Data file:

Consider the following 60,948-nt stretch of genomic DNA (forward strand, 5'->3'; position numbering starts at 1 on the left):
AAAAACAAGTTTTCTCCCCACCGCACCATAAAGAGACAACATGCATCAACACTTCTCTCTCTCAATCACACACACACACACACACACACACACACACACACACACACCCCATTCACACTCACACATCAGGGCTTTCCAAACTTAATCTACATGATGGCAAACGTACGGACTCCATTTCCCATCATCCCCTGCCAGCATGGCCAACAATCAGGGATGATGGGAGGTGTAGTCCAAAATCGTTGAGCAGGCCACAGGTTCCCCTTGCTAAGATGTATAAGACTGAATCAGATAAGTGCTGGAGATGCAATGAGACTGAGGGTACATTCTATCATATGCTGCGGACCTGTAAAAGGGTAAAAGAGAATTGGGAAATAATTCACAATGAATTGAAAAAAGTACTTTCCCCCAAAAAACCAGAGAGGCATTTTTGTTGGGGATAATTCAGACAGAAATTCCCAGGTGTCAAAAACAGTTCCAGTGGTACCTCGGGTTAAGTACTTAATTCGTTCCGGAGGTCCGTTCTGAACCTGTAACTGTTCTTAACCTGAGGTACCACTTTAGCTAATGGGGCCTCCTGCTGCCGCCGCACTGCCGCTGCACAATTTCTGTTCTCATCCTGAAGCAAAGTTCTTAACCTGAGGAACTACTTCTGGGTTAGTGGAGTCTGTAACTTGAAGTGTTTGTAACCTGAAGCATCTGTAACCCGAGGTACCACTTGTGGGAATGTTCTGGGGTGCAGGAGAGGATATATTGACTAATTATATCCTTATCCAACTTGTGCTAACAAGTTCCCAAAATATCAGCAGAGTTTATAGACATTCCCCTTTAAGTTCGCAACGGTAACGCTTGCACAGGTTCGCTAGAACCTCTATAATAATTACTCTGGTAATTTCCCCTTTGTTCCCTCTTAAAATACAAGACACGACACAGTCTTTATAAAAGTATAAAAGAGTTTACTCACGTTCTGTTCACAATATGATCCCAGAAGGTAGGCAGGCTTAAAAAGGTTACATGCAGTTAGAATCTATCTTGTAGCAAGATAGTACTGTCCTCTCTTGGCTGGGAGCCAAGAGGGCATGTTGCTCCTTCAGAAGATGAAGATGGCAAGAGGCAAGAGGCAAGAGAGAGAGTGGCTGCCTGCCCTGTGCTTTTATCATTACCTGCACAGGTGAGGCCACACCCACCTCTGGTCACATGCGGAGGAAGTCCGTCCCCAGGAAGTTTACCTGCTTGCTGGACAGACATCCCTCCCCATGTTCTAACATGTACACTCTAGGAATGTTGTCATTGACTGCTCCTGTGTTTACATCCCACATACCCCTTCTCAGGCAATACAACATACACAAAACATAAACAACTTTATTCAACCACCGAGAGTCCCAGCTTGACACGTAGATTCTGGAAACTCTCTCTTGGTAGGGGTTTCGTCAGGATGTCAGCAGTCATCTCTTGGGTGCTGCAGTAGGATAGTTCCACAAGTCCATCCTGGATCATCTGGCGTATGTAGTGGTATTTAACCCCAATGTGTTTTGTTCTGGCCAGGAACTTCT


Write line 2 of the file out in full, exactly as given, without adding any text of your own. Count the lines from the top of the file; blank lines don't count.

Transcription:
AAAAACAAGTTTTCTCCCCACCGCACCATAAAGAGACAACATGCATCAACACTTCTCTCTCTCAATCACACACACACACACACACACACACACACACACACACACACCCCATTCACACTCACACATCAGGGCTTTCCAAACTTAATCTACATGATGGCAAACGTACGGACTCCATTTCCCATCATCCCCTGCCAGCATGGCCAACAATCAGGGATGATGGGAGGTGTAGTCCAAAATCGTTGAGCAGGCCACAGGTTCCCCTTGCTAAGATGTATAAGACTGAATCAGATAAGTGCTGGAGATGCAATGAGACTGAGGGTACATTCTATCATATGCTGCGGACCTGTAAAAGGGTAAAAGAGAATTGGGAAATAATTCACAATGAATTGAAAAAAGTACTTTCCCCCAAAAAACCAGAGAGGCATTTTTGTTGGGGATAATTCAGACAGAAATTCCCAGGTGTCAAAAACAGTTCCAGTGGTACCTCGGGTTAAGTACTTAATTCGTTCCGGAGGTCCGTTCTGAACCTGTAACTGTTCTTAACCTGAGGTACCACTTTAGCTAATGGGGCCTCCTGCTGCCGCCGCACTGCCGCTGCACAATTTCTGTTCTCATCCTGAAGCAAAGTTCTTAACCTGAGGAACTACTTCTGGGTTAGTGGAGTCTGTAACTTGAAGTGTTTGTAACCTGAAGCATCTGTAACCCGAGGTACCACTTGTGGGAATGTTCTGGGGTGCAGGAGAGGATATATTGACTAATTATATCCTTATCCAACTTGTGCTAACAAGTTCCCAAAATATCAGCAGAGTTTATAGACATTCCCCTTTAAGTTCGCAACGGTAACGCTTGCACAGGTTCGCTAGAACCTCTATAATAATTACTCTGGTAATTTCCCCTTTGTTCCCTCTTAAAATACAAGACACGACACAGTCTTTATAAAAGTATAAAAGAGTTTACTCACGTTCTGTTCACAATATGATCCCAGAAGGTAGGCAGGCTTAAAAAGGTTACATGCAGTTAGAATCTATCTTGTAGCAAGATAGTACTGTCCTCTCTTGGCTGGGAGCCAAGAGGGCATGTTGCTCCTTCAGAAGATGAAGATGGCAAGAGGCAAGAGGCAAGAGAGAGAGTGGCTGCCTGCCCTGTGCTTTTATCATTACCTGCACAGGTGAGGCCACACCCACCTCTGGTCACATGCGGAGGAAGTCCGTCCCCAGGAAGTTTACCTGCTTGCTGGACAGACATCCCTCCCCATGTTCTAACATGTACACTCTAGGAATGTTGTCATTGACTGCTCCTGTGTTTACATCCCACATACCCCTTCTCAGGCAATACAACATACACAAAACATAAACAACTTTATTCAACCACCGAGAGTCCCAGCTTGACACGTAGATTCTGGAAACTCTCTCTTGGTAGGGGTTTCGTCAGGATGTCAGCAGTCATCTCTTGGGTGCTGCAGTAGGATAGTTCCACAAGTCCATCCTGGATCATCTGGCGTATGTAGTGGTATTTAACCCCAATGTGTTTTGTTCTGGCCAGGAACTTCT